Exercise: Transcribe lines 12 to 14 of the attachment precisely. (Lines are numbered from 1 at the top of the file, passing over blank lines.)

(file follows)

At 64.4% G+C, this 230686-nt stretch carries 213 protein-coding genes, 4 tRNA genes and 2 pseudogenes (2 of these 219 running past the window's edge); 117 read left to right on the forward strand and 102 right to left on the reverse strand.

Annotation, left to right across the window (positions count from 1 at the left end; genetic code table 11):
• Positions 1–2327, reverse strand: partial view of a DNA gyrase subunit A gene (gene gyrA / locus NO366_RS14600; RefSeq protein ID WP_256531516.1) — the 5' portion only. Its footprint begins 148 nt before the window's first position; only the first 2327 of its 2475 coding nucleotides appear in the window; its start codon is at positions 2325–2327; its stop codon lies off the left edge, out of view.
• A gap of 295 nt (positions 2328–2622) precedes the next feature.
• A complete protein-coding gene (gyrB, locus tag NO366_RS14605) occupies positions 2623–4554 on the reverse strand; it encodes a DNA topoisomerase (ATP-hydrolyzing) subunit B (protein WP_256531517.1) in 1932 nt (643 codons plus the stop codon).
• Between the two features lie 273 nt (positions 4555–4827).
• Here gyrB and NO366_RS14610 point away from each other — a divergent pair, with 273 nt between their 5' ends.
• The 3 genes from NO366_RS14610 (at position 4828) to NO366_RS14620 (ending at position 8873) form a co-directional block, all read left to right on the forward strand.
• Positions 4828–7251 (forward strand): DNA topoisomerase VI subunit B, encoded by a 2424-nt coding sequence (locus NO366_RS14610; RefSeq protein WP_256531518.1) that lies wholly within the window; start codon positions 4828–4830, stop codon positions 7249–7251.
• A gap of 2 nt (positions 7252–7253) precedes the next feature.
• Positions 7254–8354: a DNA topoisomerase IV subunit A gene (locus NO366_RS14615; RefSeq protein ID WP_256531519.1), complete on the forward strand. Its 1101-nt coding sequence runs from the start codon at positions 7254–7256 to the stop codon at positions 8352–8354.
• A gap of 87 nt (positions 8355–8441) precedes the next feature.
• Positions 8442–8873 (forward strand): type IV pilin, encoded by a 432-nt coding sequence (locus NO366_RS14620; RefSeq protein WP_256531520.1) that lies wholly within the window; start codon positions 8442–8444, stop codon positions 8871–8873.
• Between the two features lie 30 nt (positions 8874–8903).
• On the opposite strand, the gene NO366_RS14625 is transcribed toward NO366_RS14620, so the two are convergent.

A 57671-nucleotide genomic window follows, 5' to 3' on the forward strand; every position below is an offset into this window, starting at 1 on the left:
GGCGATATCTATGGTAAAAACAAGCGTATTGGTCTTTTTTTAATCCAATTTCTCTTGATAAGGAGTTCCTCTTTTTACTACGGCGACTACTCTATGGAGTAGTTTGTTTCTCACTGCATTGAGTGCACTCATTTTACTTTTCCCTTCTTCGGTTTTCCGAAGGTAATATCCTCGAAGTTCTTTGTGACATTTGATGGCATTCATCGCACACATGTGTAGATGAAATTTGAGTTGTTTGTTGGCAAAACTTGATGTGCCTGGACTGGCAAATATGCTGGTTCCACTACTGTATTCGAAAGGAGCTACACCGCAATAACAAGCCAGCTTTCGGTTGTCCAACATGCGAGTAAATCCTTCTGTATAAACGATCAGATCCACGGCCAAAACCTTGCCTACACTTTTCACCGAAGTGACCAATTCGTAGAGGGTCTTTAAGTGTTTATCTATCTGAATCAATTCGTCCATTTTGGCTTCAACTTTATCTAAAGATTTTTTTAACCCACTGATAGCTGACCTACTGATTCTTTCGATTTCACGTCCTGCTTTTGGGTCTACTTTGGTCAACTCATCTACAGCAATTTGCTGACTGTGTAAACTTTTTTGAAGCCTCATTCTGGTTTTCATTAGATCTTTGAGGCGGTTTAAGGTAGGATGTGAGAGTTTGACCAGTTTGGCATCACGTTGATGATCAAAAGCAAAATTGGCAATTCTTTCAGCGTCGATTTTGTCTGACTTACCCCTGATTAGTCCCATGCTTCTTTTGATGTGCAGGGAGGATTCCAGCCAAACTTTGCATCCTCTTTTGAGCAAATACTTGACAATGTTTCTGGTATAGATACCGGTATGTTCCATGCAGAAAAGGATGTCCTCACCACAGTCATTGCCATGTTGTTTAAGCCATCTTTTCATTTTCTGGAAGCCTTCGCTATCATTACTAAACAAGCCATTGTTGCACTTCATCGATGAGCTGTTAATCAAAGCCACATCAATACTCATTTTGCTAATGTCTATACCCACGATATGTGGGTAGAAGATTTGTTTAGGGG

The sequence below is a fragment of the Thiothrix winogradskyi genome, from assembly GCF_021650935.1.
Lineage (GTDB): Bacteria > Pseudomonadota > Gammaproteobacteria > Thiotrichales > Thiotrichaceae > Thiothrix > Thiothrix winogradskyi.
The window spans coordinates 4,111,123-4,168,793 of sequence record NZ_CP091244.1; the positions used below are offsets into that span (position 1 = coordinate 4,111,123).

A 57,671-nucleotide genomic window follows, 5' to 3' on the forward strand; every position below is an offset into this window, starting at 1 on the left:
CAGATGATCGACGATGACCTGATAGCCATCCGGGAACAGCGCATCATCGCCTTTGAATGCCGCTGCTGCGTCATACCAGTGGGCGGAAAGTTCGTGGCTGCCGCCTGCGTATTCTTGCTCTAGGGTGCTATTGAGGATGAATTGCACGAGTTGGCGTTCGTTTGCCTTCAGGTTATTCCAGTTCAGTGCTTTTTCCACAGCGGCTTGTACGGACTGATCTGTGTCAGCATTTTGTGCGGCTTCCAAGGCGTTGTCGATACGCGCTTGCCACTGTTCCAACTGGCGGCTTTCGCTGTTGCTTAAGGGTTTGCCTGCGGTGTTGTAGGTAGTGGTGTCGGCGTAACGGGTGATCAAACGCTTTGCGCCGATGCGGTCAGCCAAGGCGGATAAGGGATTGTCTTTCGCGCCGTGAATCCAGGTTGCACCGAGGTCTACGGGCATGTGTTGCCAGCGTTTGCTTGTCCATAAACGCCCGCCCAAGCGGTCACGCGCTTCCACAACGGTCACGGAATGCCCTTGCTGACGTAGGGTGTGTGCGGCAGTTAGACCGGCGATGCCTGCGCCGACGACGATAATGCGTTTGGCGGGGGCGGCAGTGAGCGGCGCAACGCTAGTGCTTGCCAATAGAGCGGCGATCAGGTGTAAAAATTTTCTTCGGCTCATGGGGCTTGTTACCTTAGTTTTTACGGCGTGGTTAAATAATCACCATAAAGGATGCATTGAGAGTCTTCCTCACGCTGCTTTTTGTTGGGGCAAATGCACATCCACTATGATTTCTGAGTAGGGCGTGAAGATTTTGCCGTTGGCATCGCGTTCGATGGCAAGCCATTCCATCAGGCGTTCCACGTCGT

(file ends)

• A gap of 87 nt (positions 8355–8441) precedes the next feature.
• Positions 8442–8873 (forward strand): type IV pilin, encoded by a 432-nt coding sequence (locus NO366_RS14620; RefSeq protein WP_256531520.1) that lies wholly within the window; start codon positions 8442–8444, stop codon positions 8871–8873.
• Between the two features lie 30 nt (positions 8874–8903).